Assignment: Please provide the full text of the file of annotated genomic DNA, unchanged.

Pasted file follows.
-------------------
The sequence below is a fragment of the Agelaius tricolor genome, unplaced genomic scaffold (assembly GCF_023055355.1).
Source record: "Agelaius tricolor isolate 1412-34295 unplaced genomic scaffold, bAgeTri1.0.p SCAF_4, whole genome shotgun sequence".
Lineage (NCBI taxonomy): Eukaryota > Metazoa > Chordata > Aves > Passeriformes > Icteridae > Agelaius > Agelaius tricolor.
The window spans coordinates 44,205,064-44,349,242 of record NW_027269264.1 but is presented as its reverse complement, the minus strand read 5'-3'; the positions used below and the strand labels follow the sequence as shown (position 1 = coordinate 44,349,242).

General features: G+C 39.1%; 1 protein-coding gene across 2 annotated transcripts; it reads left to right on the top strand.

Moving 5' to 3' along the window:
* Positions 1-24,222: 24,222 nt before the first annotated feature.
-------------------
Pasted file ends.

The sequence below is a fragment of the Agelaius tricolor genome, unplaced genomic scaffold (assembly GCF_023055355.1).
Source record: "Agelaius tricolor isolate 1412-34295 unplaced genomic scaffold, bAgeTri1.0.p SCAF_4, whole genome shotgun sequence".
Lineage (NCBI taxonomy): Eukaryota > Metazoa > Chordata > Aves > Passeriformes > Icteridae > Agelaius > Agelaius tricolor.
The window spans coordinates 44,205,064-44,349,242 of record NW_027269264.1 but is presented as its reverse complement, the minus strand read 5'-3'; the positions used below and the strand labels follow the sequence as shown (position 1 = coordinate 44,349,242).

General features: G+C 39.1%; 1 protein-coding gene across 2 annotated transcripts; it reads left to right on the top strand.

Moving 5' to 3' along the window:
* Positions 1-24,222: 24,222 nt before the first annotated feature.